From HPU Classroom to ESPN Control Room

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Jacquelyn Reilly hustles through the packed halls of ESPN studios past reporters, directors and camera crews to get to her control room for the 3 p.m. live Sports Center.

The 2012 graduate of High Point University has spent the morning generating hundreds of graphics for the 3 to 6 p.m. segments that cover the screen and provide viewers with statistics, game recaps and information sports fanatics crave.

It’s high pressure and intense, but it’s the type of job that Reilly wanted as a graphic design major at HPU and the kind of job that HPU prepared her to tackle.

“Choosing High Point University was the best decision I’ve ever made,” says Reilly, from Radnor, Penn. “My time there showed me what I was capable of.”


Top notch faculty, facilities

Reilly chose the graphic design major due to her love of art creativity. She knew she would get invaluable industry experience at HPU when she met Professor Allan Beaver, artist in residence, who once ran his own advertising firm in New York City and worked with major artists like Andy Warhol and campaigns such as Subaru, Jockey and Matchbox Cars.

“Mr. Beaver was a tough teacher, but his intensity was balanced with friendliness,” says Reilly. “He has high standards and gave me difficult projects that pushed me and challenged me. That’s paying off now at ESPN where I’m expected to handle tough assignments every day.”

It’s also the environment at HPU that encouraged Reilly to be so successful. She admits the impressive ESPN campus can be intimidating for anyone during a job interview. But the first class facilities at HPU made her feel comfortable when speaking with her future boss and co-workers.

“When I saw ESPN headquarters – how impressive and beautiful it was – it reminded me of High Point University. I knew I wanted to be there, and I knew I could get my foot in the door if I worked hard enough.”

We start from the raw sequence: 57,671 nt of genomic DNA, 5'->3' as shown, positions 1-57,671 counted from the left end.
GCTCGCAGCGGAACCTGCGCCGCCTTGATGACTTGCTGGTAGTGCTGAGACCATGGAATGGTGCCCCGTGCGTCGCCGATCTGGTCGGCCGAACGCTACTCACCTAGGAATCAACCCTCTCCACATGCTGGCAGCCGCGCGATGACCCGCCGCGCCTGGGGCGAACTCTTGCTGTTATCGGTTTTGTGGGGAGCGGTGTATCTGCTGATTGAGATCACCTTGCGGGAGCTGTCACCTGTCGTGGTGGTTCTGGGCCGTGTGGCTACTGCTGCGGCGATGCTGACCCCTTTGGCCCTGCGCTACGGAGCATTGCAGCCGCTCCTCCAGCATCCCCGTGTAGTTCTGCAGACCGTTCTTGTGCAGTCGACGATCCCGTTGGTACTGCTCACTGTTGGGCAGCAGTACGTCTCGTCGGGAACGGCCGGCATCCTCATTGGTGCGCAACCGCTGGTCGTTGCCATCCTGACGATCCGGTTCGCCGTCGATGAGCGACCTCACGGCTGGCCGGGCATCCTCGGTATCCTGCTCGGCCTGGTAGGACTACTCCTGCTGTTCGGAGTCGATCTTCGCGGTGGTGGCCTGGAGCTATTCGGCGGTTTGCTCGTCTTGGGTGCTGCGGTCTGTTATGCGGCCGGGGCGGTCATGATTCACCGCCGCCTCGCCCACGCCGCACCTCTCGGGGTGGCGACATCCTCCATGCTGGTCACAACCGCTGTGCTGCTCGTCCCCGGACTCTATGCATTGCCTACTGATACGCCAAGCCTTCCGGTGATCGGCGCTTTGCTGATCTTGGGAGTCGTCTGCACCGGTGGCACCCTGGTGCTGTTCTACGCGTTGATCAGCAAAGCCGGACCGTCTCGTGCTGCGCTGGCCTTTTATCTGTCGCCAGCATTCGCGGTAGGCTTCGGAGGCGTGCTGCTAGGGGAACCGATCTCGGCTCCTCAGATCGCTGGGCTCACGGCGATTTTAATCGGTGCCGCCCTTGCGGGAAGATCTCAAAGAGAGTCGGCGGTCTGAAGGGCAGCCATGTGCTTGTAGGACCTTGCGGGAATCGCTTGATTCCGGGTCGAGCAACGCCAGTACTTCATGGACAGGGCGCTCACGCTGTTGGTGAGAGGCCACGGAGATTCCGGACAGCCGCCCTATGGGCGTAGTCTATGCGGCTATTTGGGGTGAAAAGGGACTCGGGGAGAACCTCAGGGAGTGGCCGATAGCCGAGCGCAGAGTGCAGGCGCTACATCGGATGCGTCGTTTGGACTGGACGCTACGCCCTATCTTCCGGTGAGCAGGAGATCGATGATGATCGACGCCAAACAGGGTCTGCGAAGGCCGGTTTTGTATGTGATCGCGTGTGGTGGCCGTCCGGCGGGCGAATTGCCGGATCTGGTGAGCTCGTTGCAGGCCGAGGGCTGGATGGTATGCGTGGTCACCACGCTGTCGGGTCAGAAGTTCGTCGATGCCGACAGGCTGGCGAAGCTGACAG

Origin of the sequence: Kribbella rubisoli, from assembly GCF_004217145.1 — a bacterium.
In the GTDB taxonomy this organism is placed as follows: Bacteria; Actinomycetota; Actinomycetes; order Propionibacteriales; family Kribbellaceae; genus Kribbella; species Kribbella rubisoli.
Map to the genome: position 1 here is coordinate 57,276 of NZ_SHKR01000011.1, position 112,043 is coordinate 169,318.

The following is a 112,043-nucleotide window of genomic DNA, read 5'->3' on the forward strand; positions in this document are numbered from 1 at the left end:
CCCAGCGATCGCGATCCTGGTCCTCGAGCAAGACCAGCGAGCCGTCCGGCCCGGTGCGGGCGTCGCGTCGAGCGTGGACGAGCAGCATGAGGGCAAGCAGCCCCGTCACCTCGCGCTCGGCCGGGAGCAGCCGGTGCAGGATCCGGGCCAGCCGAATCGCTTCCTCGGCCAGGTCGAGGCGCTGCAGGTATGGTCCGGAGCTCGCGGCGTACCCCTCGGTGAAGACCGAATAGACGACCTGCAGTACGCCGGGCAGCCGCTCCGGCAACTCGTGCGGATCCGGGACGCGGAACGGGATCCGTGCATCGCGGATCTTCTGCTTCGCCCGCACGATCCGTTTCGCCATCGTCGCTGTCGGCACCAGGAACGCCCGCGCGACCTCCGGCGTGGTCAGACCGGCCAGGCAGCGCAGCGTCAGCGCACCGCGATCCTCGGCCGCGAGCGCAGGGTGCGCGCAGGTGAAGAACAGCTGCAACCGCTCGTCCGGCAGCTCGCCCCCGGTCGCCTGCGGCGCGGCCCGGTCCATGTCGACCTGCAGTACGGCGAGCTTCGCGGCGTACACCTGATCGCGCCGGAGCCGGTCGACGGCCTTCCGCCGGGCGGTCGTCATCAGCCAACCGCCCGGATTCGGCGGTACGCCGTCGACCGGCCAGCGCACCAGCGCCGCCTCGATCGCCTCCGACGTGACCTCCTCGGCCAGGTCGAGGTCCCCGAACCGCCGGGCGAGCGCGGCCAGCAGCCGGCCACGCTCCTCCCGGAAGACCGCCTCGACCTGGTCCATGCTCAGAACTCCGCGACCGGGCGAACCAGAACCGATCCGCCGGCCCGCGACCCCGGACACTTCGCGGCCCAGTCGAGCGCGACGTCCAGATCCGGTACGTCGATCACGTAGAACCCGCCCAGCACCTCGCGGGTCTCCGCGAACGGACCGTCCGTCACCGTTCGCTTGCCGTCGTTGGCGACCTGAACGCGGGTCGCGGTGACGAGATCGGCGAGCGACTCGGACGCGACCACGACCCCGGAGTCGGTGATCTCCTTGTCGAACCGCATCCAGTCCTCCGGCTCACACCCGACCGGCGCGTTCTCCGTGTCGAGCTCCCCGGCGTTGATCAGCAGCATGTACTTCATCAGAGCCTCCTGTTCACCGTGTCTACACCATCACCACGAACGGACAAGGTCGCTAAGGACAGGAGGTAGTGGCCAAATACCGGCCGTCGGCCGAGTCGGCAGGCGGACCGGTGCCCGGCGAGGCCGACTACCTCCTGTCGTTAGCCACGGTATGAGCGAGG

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Leveraging lessons in perseverance, persistence

Reilly first noticed the ESPN headquarters while driving to visit an HPU friend who lived in Avon, Conn. That sparked her interest, and she began connecting with ESPN through her friends, LinkedIn, and any outlet she could think of. There was an online application, multiple in-person interviews and phone calls. It wasn’t a simple process. It took a lot of hard work and persistence, but that didn’t prevent her from pursuing her dream.

“It was a 10-month process,” she says. “It was the hardest thing I’ve ever done with their application process, but I kept connecting with people I had linked and networked with. Eventually, they brought me in, and on my third interview they said they recognized my persistence and determination and wanted that on their team. It all goes back to what HPU and Mr. Beaver taught me – if you want something, you have to earn it and work hard for it.”

Extraordinary education leads to extraordinary results

Her persistence and lessons learned at HPU brought her to a fulfilling career and life. Today, she creates the graphics for the world’s leading sports broadcasting network that millions of people watch every day. She works in a control room that mimics a space command center with monitors flickering and buttons that few know how to operate. It’s a huge responsibility; even the sponsorship graphics are worth millions of dollars to ESPN, and one mistake could cause the company great losses. But Reilly thrives there, and she does it with pride.

“My success at ESPN is similar to my success at High Point University in way,” she says. “This is a company with a great culture that wants to make sure it’s employees are happy so they’ll work hard and be successful. It’s the same chapter in a different book, and it’s a beautiful story. I was happy as a student at HPU, and I know I’ll be happy here for a long time.”

She still remains close with her HPU friends and sees them reaching their goals along with her, including her former HPU roommate, Megan Hennessey, who is the social media manager at the Waldorf Astoria in New York.

“One of the things I loved most about HPU is that it’s like one big family,” says Reilly. “I had small classes and knew everyone. One of my professors even brought me a cupcake on my birthday, and the class sang to me. I will always miss that, but I am happy to see those family members going on to be successful, too.”

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